Dear St. Martin of Tours Family and Friends,
When I read the letter from the Archbishop at the end of last Saturday’s Mass, it felt like a termination letter. Being told that we were being “subsumed” into St. Mark’s left many questions unanswered. Like many of you, I was very bitter and unhappy and depressed.
After spending three days and nights in a tomb of sadness, I received a phone call from Fr. Burkemper on Tuesday which buoyed my spirits. Father and I are similar in this regard, we are both pastors who want to preserve our history and who want to build things up. He wants to be certain that we have Mass at St. Martin of Tours church every Sunday at least. He wants to do all within his power to preserve the legacy of St. Martin’s and, as much as possible, to continue what we have here.
I am now thinking that, just as I was most likely the right pastor for St. Martin’s for the past six years, Fr. Burkemper will be the right pastor for St. Martin’s (as merged with the other four parishes under the banner of St. Mark’s) for this challenging time. His task is going to be rather Herculean and probably much more than I would be able to handle. I think we got very lucky to be getting Fr. Bob Burkemper. I have only heard wonderful things about him: he is very orthodox in his faith. He loves Jesus and Mary. He is a good and kind man who listens. In addition to being a kind and wonderful human being and Christian, let us also be aware that Fr. Burkemper is also a son of St. Martin of Tours, having been baptized here, having graduated from our school, and having also said his very first Mass here some forty years ago. Indeed, St. Martin’s is his home, too. He loves this parish just as much as so many of you who grew up here, learned your Catholic faith here, received your sacraments here, and buried loved ones from here.
And let’s also consider the spiritual dimension to what is occurring here. What if what we are going through is a test of our faith and of our good will? Certainly, if you read scripture, there are so many instances in which the Lord tests his saints. How many times did it appear to our forefathers in faith that everything was going to fall apart, only for the Lord to bring what appeared to have been lost to restoration and renewal. I feel like it's time again and to rely on all of our heavenly friends, to renew our good faith, our charity, and above all our hope and trust in Jesus that all will work out for us, as long as we make the choice to remain faithful to God.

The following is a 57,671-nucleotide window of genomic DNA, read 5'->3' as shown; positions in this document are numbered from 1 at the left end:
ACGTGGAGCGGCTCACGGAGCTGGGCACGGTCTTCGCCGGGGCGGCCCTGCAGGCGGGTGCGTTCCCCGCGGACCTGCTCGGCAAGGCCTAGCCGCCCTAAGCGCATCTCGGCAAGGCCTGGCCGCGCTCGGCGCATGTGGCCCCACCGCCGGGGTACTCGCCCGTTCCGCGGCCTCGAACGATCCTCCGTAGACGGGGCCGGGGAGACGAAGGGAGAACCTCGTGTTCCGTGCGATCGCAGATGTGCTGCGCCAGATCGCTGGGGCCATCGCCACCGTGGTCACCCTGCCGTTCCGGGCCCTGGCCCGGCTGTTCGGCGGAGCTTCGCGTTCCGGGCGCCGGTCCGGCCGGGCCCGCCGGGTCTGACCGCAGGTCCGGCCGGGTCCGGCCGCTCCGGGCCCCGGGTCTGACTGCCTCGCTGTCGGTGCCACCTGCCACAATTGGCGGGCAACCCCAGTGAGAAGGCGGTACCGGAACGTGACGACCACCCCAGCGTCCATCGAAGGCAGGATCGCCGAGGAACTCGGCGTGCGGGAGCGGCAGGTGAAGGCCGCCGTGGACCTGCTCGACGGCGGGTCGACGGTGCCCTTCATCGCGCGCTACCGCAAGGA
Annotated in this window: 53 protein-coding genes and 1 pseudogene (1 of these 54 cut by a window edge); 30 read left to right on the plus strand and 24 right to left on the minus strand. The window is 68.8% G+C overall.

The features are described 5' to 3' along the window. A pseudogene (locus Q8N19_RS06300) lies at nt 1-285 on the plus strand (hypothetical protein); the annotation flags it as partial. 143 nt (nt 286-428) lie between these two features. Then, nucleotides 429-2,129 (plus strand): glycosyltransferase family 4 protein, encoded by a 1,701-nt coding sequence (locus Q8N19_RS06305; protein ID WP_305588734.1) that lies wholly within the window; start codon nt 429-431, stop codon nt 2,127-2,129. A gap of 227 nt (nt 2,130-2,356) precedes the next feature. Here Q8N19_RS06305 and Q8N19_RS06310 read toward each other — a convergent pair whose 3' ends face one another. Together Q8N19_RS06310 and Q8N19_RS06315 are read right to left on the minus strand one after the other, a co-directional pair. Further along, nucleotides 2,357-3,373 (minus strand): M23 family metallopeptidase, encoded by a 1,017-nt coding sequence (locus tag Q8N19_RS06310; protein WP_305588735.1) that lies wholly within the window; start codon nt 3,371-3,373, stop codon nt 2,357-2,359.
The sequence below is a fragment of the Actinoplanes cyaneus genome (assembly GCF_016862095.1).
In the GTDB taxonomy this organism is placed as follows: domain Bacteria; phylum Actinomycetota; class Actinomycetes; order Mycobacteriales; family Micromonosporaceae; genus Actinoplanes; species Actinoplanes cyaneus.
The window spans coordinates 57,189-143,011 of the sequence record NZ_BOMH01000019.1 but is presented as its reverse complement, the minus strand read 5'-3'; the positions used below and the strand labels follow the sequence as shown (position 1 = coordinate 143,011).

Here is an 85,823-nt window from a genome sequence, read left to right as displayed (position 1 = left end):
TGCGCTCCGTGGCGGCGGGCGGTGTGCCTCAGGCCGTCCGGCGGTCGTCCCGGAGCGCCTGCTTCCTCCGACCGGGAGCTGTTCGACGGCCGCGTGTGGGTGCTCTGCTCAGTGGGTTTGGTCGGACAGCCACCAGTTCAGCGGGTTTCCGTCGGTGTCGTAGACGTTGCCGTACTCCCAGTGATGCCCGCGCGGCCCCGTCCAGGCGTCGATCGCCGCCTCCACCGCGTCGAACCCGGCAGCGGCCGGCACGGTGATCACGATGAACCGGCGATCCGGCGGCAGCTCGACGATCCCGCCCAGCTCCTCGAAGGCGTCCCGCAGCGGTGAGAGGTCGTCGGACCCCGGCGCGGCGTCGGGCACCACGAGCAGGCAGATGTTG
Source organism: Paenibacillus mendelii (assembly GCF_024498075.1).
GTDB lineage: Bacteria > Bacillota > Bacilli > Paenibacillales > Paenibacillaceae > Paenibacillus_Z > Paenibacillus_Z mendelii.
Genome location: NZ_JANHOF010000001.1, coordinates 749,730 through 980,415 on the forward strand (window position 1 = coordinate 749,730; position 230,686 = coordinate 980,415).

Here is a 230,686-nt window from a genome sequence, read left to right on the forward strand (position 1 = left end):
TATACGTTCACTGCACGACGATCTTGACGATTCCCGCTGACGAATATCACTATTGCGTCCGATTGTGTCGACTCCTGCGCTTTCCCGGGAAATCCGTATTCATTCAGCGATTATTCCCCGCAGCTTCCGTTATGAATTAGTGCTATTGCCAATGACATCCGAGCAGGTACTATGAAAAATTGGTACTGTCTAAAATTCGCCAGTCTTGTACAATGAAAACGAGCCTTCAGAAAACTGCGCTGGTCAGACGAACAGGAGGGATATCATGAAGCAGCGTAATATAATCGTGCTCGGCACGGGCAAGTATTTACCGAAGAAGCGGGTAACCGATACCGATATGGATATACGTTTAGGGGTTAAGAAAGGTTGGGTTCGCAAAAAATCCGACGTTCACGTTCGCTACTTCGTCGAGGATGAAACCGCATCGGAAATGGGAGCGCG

We are now in the month of June. June is the month of the Sacred Heart. On of the dimensions of the Sacred Heart devotion of which I was unaware is its unique centrality to the renewal of the Church during times of stagnation and crisis. All of us may be aware of the apparition of the Sacred Heart to St. Margaret Mary Alacoque in the 1670s. However, St. Bernard in the 11th century, the saint most responsible for reigniting the Catholic Faith in Western Europe, who founded hundreds of monasteries throughout Europe, had an intense devotion to the fiercely passionate nature of the God’s love, which is best revealed in the Most Sacred Heart of Jesus. He indeed had a great devotion to the Sacred Heart. Two hundred years later, at the close of the 13th century, St. Francis of Assisi who set all of Europe aflame once more, this time by preaching a Gospel of God’s great love for the individual – for the sinner, the poor, the ones born of lowly estate – he, too, was in love with the Most Sacred Heart of Jesus.
Most Beautiful and Sweet Sacred Heart of Jesus, come to our aid as we face this time of transition. Bless our parish of St. Martin of Tours, and preserve us in a special way in the midst of all adversity, change, and uncertainty, and lead us through what seems to be a dark valley into a future sweetness
known to you alone. Lord Jesus, we surrender ourselves to you, take care of everything.
Jesus, we trust in You. Amen.